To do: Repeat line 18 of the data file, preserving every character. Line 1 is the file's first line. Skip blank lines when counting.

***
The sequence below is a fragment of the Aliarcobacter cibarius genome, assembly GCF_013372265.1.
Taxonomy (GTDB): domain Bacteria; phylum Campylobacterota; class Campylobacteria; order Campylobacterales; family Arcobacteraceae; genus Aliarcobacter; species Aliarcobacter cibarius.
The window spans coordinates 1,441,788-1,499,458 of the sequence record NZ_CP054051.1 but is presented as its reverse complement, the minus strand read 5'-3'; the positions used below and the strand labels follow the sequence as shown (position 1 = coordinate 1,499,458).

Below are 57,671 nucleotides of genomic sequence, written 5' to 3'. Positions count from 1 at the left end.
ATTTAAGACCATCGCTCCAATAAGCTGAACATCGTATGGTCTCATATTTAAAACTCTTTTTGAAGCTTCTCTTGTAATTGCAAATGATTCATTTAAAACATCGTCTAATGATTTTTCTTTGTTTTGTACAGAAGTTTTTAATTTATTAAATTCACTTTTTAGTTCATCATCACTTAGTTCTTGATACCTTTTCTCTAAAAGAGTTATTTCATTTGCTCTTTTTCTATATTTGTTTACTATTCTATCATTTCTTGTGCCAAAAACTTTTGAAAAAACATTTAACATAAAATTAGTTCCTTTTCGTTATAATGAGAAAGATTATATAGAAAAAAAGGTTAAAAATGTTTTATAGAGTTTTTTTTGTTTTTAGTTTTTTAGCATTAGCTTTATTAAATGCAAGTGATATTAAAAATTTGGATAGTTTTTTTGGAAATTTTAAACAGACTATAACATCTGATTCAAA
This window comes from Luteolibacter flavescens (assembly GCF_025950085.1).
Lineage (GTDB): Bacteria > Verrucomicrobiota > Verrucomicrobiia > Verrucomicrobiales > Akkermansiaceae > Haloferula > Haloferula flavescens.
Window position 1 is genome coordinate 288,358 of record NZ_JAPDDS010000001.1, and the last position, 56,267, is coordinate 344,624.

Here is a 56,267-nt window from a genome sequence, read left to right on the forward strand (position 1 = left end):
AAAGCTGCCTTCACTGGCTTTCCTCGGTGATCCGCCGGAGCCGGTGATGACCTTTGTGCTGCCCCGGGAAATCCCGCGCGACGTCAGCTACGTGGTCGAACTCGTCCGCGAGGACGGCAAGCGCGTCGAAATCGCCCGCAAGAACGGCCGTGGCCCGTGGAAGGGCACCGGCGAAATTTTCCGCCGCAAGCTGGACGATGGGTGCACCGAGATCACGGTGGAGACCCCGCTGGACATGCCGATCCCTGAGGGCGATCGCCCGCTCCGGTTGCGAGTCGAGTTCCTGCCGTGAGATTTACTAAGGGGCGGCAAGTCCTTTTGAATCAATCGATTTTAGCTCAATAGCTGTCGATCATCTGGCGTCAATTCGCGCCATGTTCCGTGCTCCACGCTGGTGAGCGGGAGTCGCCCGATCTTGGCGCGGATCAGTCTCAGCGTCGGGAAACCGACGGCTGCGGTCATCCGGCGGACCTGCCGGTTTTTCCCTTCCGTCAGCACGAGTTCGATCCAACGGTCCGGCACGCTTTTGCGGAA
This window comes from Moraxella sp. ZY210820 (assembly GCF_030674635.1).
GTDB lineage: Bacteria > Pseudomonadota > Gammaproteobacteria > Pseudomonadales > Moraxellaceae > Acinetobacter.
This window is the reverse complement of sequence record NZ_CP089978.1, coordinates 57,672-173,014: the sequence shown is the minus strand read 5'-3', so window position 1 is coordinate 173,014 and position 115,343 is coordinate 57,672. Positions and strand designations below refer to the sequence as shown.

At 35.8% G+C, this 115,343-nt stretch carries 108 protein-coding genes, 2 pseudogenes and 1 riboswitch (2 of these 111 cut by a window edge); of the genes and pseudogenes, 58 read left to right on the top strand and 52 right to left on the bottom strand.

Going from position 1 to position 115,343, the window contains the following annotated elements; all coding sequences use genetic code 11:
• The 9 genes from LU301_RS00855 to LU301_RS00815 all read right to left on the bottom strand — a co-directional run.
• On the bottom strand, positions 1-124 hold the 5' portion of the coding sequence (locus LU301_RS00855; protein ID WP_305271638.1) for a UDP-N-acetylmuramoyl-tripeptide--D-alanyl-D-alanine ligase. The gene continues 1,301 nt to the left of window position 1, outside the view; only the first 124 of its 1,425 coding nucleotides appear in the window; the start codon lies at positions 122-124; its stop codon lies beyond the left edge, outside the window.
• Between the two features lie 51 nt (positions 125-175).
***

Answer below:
• Between the two features lie 51 nt (positions 125-175).